I personally don't like the changes made over the last few years. After 38 years as a SM I retired a while back. I work on a maintenance committee at one of the two scout reservations in our council, and I'm currently the OA Chapter advisor with the ceremony committee. Yes, the national OA is terminating our chapter ceremony teams. Our lodge advisor says the national committee is just waiting for the right time to make the announcement, any second now. In the mean time, my chapter advisor told me our lodge advisor says our lodge ceremony team can no longer meet its obligation to perform Call-Out Ceremonies at each summer camp session (at the closing Friday night campfire) and the chapter teams must do it. Get that???? Must do it????

I'm also still mentoring a new scoutmaster for maybe another month or so. She doesn't want girls in the boy scouts. I explained that they would be in separate troops, but she's still not happy. She wants the boy scouts to remain only boy scouts.

So yeah, I'm winding it down slowly and carefully, kinda like being addicted a bit. But I can stop anytime I want! REALLY!

sst3rd

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9 hours ago, DuctTape said:

For me it is all about the unit level. Always has been . It matters not to me what extra membership requirements some other unit uses to allow or disallow scouts or scouters from their rolls. If some other troop somewhere is a girl troop, it doesn't affect my troop. Just because the neighboring troop doesnt use the patrol method at all, and is basically an adult run activity center, it doesnr affect my troop. Just like we tell families and scouts, find the troop that you fit with. If it is no longer your current unit, find a different one. 

This is my feeling too.  Our program is our program.  The scouts are still going to have great experiences and it will be fun and rewarding to help make that happen.

I do get the feeling of hurt.  Folks know that I think the membership changes are for the better- but I really do understand the hurt and betrayal they are causing.

Despite that, I just keep thinking about the scouts and the wonderful adventures.  None of these national changes will change that.  So, for me I don't have a big concern about the future.  I'll keep Scouting as long as interested kids show up that want to have the great Scouting adventure.

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My breaking point was getting too old.

Aside from that, I would have discontinued my association with scouting if my church/diocese had pulled out. In the grand hierarchy of things, my religion is more important to me than scouting.

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7 hours ago, David CO said:

My breaking point was getting too old.

Aside from that, I would have discontinued my association with scouting if my church/diocese had pulled out. In the grand hierarchy of things, my religion is more important to me than scouting.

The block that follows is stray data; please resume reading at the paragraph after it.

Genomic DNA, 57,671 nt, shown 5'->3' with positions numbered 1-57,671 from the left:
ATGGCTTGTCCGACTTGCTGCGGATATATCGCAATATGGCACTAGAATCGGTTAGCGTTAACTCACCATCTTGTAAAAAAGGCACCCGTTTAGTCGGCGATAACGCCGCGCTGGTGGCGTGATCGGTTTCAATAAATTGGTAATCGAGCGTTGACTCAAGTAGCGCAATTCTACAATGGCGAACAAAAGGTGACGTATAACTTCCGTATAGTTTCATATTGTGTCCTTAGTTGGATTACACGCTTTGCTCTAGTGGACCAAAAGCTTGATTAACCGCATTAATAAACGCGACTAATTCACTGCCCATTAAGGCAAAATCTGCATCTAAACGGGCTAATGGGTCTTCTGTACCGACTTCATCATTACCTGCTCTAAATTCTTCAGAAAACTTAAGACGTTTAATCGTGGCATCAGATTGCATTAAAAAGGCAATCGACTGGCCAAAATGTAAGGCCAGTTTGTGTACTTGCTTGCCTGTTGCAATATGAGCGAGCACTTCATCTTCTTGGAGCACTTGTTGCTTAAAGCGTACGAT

The age thing bugs me as well. I'm currently missing a campout because of a scheduled old-person procedure. But, I remember at Jamboree as a kid meeting a guy being wheeled around in his chair. He introduced himself as "the oldest scout in existence." (A claim I probably smirked at, at the time, but since, my aunt was probably the oldest campfire girl for a few years, I'm no longer taking the memory of him so lightly.) I've since met other scouters who are revered by boys. So, sticking around seems to be a matter of humility on the scouter's part and accommodation on the boys' part.

I look at the religion thing from a different standpoint. Of course, Protestants aren't known for their loyalty. But, that's not it. Nor is it that I'll likely find some church somewhere who favors scouting in most any community. If I'm called to something else, I'll set BSA aside. But the opposite has been happening in the past few years. My two loves (for international students/refugees, and spending time with youth in the outdoors) are growing together. Especially with the upcoming World Jamboree. BSA4G only facilitates that.

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24 minutes ago, qwazse said:

I remember at Jamboree as a kid meeting a guy being wheeled around in his chair. He introduced himself as "the oldest scout in existence."

That is exactly what I don't want. Scouting is a game for boys.

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13 minutes ago, David CO said:

Scouting is a game for boys.

So many programs would be so better off if we did a better job remembering that. We learn so much better (adults & kids alike) when we're having fun. For me, in a great program the advancements are a byproduct of the learning which is itself a byproduct of adventure and fun.